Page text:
The president rejected a bipartisan immigration proposal from senators as part of a spending bill last month, leading to a three-day government shutdown. Mr. Trump’s State of the Union address, in which he referred to immigrants as gang members and killers, did not signal he was amenable to a bipartisan deal he has said he wants. Instead, appropriating a term used to describe the younger immigrants, he said, “Americans are dreamers too,” a line that angered Democrats.
Mr. Trump expanded on that on Thursday at the Republican retreat, rejecting the term. “Some people call it dreamers,” he said. “It’s not dreamers. Don’t fall into that trap.”
The president expressed pique at Democrats for not applauding during his State of the Union address, even when he hailed a record-low unemployment rate among African Americans.
“When I made that statement the other night, there was zero movement from the Democrats,” he said. “They sat there stone cold, no smile, no applause. You would have thought that on that one they would have sort of at least clapped a little bit. Which tells you perhaps they’d rather see us not do well than see our country do great.”
Democrats resent his claiming credit for falling unemployment among African Americans not just because he has engaged in racially provocative feuds and equivocated over a white supremacist rally but because the fall in joblessness among blacks began six years before he took office.
Mr. Trump also assailed Representative Nancy Pelosi of California, the Democratic leader, for minimizing the bonuses that some companies are paying workers citing Mr. Trump’s tax cuts. Ms. Pelosi has said workers were getting “crumbs” compared to what corporations were receiving from the tax cuts and Mr. Trump compared it to Hillary Clinton’s use of the word “deplorables” to describe some of his supporters in 2016.
“She called it crumbs when people are getting $2,000 and $3,000 and $1,000,” Mr. Trump said. “That’s not crumbs, that’s a lot of money.”
Ms. Pelosi’s office responded by saying that Republicans were taking her words out of context to cover up the fact that their tax law enriches their wealthy donors at the expense of working families. “What’s deplorable is Republicans’ desperate effort to hide the multibillion dollar corporate windfalls of the G.O.P. tax scam behind a handful of meager, one-time bonuses,” said Drew Hammill, her spokesman.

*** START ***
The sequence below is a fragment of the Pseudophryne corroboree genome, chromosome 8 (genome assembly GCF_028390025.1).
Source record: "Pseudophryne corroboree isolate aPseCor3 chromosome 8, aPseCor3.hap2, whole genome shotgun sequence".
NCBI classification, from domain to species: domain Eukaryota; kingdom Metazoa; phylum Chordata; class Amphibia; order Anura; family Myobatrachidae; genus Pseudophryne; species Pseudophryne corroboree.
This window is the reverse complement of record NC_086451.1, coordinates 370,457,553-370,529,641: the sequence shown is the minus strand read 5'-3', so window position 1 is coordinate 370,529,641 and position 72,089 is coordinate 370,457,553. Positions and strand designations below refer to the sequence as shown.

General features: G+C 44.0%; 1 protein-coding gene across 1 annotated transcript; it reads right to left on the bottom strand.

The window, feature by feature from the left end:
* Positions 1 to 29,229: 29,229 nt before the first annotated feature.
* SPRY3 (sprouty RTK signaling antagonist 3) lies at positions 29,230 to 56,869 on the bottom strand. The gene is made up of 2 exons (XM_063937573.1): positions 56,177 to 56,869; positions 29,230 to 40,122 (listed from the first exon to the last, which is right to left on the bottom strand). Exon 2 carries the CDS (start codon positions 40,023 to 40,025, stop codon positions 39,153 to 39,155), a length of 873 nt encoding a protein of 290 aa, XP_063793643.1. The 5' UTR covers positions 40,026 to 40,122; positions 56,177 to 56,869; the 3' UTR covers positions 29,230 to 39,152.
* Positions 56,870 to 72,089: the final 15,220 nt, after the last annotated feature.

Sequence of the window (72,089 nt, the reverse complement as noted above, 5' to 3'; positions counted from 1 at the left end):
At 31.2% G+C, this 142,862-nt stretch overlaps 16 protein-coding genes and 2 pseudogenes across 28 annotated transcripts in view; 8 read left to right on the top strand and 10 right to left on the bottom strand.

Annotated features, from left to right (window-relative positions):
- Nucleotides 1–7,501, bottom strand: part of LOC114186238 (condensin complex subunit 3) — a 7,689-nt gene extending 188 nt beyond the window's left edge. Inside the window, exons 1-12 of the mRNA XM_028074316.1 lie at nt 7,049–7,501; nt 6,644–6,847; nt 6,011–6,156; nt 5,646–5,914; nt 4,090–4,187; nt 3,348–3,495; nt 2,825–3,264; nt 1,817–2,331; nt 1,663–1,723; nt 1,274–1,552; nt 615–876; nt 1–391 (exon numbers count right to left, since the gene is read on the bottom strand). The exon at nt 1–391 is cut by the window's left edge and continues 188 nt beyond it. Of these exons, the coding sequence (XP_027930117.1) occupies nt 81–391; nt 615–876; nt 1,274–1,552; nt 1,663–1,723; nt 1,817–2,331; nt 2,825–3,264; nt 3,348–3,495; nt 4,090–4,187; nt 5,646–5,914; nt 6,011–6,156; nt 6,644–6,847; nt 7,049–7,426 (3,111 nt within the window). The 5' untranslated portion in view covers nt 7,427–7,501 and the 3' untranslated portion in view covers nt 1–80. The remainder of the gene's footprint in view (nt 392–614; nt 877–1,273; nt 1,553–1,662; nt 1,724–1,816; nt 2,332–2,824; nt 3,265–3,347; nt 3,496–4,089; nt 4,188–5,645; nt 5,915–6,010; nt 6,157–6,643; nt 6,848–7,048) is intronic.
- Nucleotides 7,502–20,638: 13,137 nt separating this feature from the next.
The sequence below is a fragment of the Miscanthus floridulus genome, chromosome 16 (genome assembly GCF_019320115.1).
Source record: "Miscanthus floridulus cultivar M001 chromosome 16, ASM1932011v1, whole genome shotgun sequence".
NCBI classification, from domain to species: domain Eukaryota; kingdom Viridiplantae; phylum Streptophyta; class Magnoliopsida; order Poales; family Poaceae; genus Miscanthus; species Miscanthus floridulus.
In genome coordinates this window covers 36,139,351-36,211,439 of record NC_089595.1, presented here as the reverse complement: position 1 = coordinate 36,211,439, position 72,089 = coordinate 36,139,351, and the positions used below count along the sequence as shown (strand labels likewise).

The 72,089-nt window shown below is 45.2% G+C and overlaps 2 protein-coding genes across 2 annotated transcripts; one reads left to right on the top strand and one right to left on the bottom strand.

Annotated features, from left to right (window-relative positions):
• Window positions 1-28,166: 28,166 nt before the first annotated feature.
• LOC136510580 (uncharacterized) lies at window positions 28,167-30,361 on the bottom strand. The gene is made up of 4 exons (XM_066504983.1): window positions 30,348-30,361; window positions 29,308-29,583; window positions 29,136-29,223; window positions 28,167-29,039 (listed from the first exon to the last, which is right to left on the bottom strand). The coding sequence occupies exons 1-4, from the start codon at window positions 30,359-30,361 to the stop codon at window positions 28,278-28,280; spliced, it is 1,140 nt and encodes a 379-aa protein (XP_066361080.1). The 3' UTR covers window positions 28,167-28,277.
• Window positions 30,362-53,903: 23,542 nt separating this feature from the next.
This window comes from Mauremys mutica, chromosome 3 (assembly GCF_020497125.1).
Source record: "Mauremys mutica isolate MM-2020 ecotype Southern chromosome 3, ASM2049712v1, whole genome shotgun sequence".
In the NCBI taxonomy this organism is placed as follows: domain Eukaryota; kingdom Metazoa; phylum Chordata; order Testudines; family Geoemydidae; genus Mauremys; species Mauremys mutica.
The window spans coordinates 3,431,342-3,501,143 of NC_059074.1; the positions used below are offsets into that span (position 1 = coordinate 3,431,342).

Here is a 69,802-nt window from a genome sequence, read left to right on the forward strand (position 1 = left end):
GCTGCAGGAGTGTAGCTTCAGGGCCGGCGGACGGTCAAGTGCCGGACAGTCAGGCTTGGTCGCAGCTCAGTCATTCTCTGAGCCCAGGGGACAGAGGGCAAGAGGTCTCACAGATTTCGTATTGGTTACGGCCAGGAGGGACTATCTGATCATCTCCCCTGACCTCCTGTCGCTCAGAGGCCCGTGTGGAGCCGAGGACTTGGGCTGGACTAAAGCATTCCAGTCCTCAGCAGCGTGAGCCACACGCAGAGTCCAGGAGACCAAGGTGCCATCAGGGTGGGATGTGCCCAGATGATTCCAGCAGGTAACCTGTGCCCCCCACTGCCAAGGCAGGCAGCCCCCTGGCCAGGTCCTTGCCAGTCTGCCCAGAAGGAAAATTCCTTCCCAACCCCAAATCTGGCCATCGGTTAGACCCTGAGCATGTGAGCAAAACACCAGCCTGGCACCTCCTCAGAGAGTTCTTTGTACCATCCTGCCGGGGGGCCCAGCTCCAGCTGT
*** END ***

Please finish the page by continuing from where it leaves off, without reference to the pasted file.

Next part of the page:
In addressing the Republican retreat, Mr. Trump reprised many of the elements of his State of the Union speech but focused on immigration, perhaps his biggest legislative priority, and seemed intent on pressuring Republicans as well as Democrats to come to the table.
“We’re going to have to compromise unless we elect more Republicans,” he warned. “We have to be willing to give a little in order for our country to gain a whole lot.”
Speaking to reporters at the retreat on Thursday morning, Senator John Thune of South Dakota, the No. 3 Senate Republican, acknowledged that coming up with an immigration bill that can attract the 60 votes needed in the Senate, pass the House and receive Mr. Trump’s signature was “a difficult needle to thread.”
Mr. Thune suggested that the best approach might be to narrow the scope of the legislation to only two of the four “pillars” that the president has proposed addressing, leaving out family-based migration and the diversity visa lottery.
“I think that if we can solve DACA and border security, that may be the best we can hope for,” Mr. Thune said. He described such a narrower plan as a “fallback position that can pass the House, the Senate and get signed,” adding that if “other issues enter into that conversation, it gets more complicated.”
But Representative Robert W. Goodlatte, Republican of Virginia and the chairman of the House Judiciary Committee, said he did not believe such a two-pillar approach would pass the House.
Mr. Goodlatte is pushing his own immigration proposal that is intended to appeal to conservatives and is far broader than even what Mr. Trump has outlined. His proposal would crack down on illegal immigration while also significantly reducing the number of legal immigrants to the United States.
“I think the Senate would be well advised to focus on the Senate’s work, and the House would be well advised to focus on the House’s work,” Mr. Goodlatte said, adding that he expected his proposal would receive a vote in the House.
Representative Mark Meadows, Republican of North Carolina and the chairman of the conservative House Freedom Caucus, quickly dismissed Mr. Thune’s idea of a slimmed-down bill.
“Senator Thune represents a state that’s a long ways from the southern border,” Mr. Meadows said. “Making a suggestion that a two-pillar answer is going to get support in the House is a nonstarter.”